8. La Follette is an open enrollment school. How many of the transfers, to La Follette, enroll because they are credit deficient and are told that a semester or a year at La Follette is an easy way to make-up credits? In 2004-05, La Follette had to accept 262 new students. Additional allocation was not provided until teachers spoke directly to the MMSD School Board. Additional allocation was not provided or implemented until the end of the first ½-credit (semester class) grading period. Can La Follette students or teachers functional successfully under these conditions?

  9. The scheduling at La Follette has been historically troubled. Historically, students have easy and difficult semesters. Teachers have grossly imbalanced workloads. This term I teach two sections of “America Since 45”. One section has 10 students, the other section has 28. This course requires a substantial amount of class discussion and it is impossible to keep the two classes coordinated. Therefore, I confront three undesirable choices:
    • a. I plan 270 minutes every day (2 different sections of Am. S. 45 and one section of Adv. U.S. 9) – this is not logistically or intellectual possible.
    • b. I give the small class a significant amount of free time, camouflaged as enrichment.
    • c. I eliminate various topics/experiences from the larger class.

    I have been informed that next semester I will have the full complement of students. It is impossible to deliver equivalent instruction under these circumstances. There are always injustices, but I believe that the 4-block exacerbates these problems.

  10. The workload of 4-block teachers is significantly more than the teachers in other MMSD high schools (I can provide statistical data to support this statement). I believe this increased workload has a detrimental impact on the educational opportunities of La Follette students.

    I promised myself that this letter would be short and to the point. Obviously, I could not keep my promise. Yet, there is so much more that I believe you, as parents and taxpayers, need to know. If you are interested, I am eager to provide more information. I hope you will contact La Follette and MMSD administration to ask questions and demand answers (supported by data).

    Despite everything, I promise that I will work as hard as I can (a 60+ hour week) to help your child (every child). I have two children of my own (24 & 25 yrs old). I know it sounds stupid (corny), and that you may not believe me, but, I see my children’s “baby faces” reflected in your child. I deeply and truly want to help each and every one of my students. I am angry because I believe that the 4-block forces unnecessary and unjustified obstacles to my mission.

    In the interest of honest disclosure, I must inform you that I am a Madison Teachers, Inc. building representative. I have taught at
    La Follette for 15+ years. I have taught under the block since it was implemented (8 years ago). I became a union representative, for the 1st time, this year. I campaigned for a position as an MTI building representative when I could no longer avoid or tolerate MMSD policies that, I believe, are hurting my students. From my perspective, insufficient time-on-task, adolescent brain research on attention span, lack of funding, scheduling problems, alterations in start and end times (we no longer have the ½ hour after school to help students) and MMSD’s continual demand that teachers increase their workload is unacceptable (hence, this letter & my MTI campaign/position). I regret that I did not speak out on this matter several years ago.

    Please ask questions. Please become involved. Please feel free to contact me (cgredell@madison.k12.wi.us) if I can provide any assistance or information.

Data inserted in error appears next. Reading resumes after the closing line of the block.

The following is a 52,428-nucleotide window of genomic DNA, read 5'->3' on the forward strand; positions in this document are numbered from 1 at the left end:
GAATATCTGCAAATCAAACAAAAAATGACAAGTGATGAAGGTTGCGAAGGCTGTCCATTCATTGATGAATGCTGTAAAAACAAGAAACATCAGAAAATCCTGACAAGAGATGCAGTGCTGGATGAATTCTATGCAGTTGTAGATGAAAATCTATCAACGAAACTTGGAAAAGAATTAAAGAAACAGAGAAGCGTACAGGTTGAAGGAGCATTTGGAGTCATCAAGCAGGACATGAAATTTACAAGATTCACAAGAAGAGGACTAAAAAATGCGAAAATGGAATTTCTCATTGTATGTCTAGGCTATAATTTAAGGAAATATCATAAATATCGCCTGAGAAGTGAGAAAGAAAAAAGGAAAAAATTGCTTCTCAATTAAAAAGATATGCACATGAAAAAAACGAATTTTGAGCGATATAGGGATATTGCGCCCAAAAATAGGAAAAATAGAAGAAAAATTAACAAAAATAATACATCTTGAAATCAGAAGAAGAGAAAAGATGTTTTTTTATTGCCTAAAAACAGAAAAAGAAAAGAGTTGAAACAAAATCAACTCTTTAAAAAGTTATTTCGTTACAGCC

Cecelia Gredell
    Teacher: Advanced United States History – 9
    America Since ’45 – 11
    Advanced Placement United States History – 11 & 12

4 thoughts on “I am Greatly Distressed About La Follette High School’s Four Block System”

  1. Cecilia,
    Thank you so much for posting this and sharing your concerns with the community.

  2. thank you for sticking your neck out. it is most laudable and apparently even more necessary than ever.

  3. I feel block is hurting AP classes and music at Beloit Memorial High School. Our Freshman, starting an experiment this current school year, are on the semester system with 1 block class at the end of the day, while the rest of the school is on block. If they changed the schedule for freshman to try to improve scores (check Beloit out on 10th grade test scores dpi.wi.gov) why isn’t it a problem for the rest of he school too? And why do they have 2 schedules (semester and block) in one school? I appreciate your insight
    Thanks for giving me a place to vent.
    Gwen Long

  4. I really appreciate your post and applaud your willingness to share. I’m also hoping that you are at school board meetings talking to those folks because parents don’t have much clout in this district!
    I’d like to hear from other teachers. I have been in schools with block systems and many teachers like it-less transition time, more intensity of focus, easier to compact for students who learn faster, more time to assist struggling learners, more “connection” with students over the semester, less issue with homework, more collaboration among staff.
    It sounds as if your schools “schedule” is one of the biggest barriers-how students are placed or not placed in complementary courses, and how semesters are “loaded”.
    I think if you deleted the 5 minutes per 50 minute period it takes students to transition each period, the amount of “minutes” would start to balance out (you actually lose about 5 minutes-or more-of actual instruction time on a 7-8 period day than on a block schedule).
    And, I hate to be negative here, but I do think it is EVERY teachers responsibility to continually teach writing in their content area course. One or two English writing classes isn’t enough for students-there needs to be explicit instruction in ALL classes-particularly through 10th grade!
    And equity among High Schools in Madison? Reality is that it isn’t happening and LaFollette is not the only HS that feels it! There is not equity in the High Schools in Madison! See previous posts (maybe Jim can attach them here about the discussions on HS AP classes and such).